Protecting Software Systems

Protecting Software Systems


  • A firewall is a network security system that observes and controls the incoming and outgoing network traffic based on predetermined security rules.
  • Acts as a barrier between a trusted internal network and untrusted external networks, such as the internet.
  • The firewall filters network traffic based on an organisation’s previously established security policies.
  • Firewalls can be either hardware or software-based.
  • A firewall can block unauthorized access to a system but can also provide a range of other services, like hiding the system from public view, or providing VPNs for secure remote access.

Antivirus Software

  • Antivirus software helps protect a computer system against viruses, worms, spyware, adware, ransomware, and other forms of malicious or unwanted software.
  • Antivirus software works by scanning files or directories for harmful software and helps to deter threats.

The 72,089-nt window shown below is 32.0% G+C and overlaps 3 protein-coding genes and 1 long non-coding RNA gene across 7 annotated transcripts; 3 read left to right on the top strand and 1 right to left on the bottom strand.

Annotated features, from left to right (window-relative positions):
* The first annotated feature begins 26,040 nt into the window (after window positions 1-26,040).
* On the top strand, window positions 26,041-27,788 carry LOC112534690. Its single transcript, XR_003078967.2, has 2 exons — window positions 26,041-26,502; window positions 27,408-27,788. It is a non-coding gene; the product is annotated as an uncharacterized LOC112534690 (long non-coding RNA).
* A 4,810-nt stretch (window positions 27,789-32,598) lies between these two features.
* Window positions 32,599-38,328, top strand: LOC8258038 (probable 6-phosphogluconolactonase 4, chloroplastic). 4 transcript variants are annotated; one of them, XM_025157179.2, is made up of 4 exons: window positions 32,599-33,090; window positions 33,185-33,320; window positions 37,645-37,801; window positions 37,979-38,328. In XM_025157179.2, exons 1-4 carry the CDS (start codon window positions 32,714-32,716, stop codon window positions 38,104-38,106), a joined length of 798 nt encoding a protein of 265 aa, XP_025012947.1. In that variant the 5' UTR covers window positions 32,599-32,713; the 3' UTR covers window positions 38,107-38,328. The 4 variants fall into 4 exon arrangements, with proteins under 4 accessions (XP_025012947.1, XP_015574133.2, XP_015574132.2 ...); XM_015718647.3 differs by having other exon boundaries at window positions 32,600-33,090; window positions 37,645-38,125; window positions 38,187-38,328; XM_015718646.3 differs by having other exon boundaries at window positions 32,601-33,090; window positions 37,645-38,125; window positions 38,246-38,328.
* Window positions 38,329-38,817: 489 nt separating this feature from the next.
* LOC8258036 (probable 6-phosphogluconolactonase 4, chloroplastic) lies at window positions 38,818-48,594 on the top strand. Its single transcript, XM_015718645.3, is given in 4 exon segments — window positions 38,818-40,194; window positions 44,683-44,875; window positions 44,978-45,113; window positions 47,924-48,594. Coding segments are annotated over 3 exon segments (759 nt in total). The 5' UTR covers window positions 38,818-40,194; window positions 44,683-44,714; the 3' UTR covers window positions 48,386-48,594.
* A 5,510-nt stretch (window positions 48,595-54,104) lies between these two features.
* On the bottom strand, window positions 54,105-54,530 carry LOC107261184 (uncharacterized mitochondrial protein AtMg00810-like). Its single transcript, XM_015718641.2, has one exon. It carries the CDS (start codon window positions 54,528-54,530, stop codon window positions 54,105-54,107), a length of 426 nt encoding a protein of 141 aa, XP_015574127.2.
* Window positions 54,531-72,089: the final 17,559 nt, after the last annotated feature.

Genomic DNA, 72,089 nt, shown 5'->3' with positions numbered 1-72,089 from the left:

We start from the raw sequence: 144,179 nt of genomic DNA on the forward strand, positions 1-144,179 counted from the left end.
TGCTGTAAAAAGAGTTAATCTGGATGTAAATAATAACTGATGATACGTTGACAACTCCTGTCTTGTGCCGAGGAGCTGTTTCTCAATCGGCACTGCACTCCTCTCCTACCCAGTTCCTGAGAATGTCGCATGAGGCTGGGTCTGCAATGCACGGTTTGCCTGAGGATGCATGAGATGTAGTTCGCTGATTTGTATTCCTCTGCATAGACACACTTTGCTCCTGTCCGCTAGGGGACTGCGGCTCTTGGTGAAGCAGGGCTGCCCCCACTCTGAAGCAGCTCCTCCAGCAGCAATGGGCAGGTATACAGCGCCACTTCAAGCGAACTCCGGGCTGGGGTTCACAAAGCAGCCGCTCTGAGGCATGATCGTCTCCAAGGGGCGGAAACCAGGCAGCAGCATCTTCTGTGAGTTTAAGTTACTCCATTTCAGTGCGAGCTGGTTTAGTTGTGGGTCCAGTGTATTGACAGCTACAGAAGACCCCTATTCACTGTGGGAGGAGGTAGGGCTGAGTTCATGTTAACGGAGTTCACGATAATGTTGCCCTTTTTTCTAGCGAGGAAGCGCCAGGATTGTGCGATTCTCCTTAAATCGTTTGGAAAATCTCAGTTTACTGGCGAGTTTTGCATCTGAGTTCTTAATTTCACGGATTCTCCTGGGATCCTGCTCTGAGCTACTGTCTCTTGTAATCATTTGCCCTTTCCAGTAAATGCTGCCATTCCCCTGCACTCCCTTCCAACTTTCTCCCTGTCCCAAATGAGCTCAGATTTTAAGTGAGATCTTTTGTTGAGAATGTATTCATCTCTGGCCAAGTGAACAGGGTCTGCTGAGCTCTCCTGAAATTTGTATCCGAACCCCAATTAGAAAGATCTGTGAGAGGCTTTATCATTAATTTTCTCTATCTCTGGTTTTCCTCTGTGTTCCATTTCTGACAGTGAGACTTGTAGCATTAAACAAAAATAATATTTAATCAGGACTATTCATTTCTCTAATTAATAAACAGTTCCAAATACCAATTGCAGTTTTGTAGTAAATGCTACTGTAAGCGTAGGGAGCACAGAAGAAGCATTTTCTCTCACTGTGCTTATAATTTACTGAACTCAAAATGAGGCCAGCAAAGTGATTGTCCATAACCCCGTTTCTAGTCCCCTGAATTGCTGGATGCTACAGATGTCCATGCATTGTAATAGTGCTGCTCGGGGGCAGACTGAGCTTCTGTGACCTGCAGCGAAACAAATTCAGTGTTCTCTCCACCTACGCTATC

• Some versions can detect potentially harmful software behaviour.
  • Most antivirus software acts as a background process, checking systems while they’re idle to avoid impacting performance.
  • It’s important to regularly update antivirus software to protect against the most recent threats.

Patch Management

  • Patch management is the process of handling updates of software applications to ensure operating systems and applications stay up to-date.
  • Patching can fix bugs, close vulnerabilities, and provide enhanced features.
  • Patches can be either automatic or manual depending on the system set up.
  • Ignoring patches can leave a system vulnerable to attacks that take advantage of known issues.

User Access Controls

  • User access controls determine who can access what within a network.
  • Using strong passwords helps to protect accounts from unauthorised access.
  • A good practice is to limit user permissions to only what they need to perform their roles.
  • User access involves authentication (through passwords or biometrics) and authorisation (what level of access an authenticated user has).
  • Regular audits can ensure that access is appropriately allocated.

Data Backups

  • Data backups are crucial for protecting data against loss from threats like ransomware or physical damage to storage media.
  • Backups should be encrypted and stored in a physically separate location to the original data.
  • Regular testing of backups is important to ensure they can be successfully restored if needed.
  • A good backup strategy will typically involve making regular, frequent backups and retaining several previous versions of data.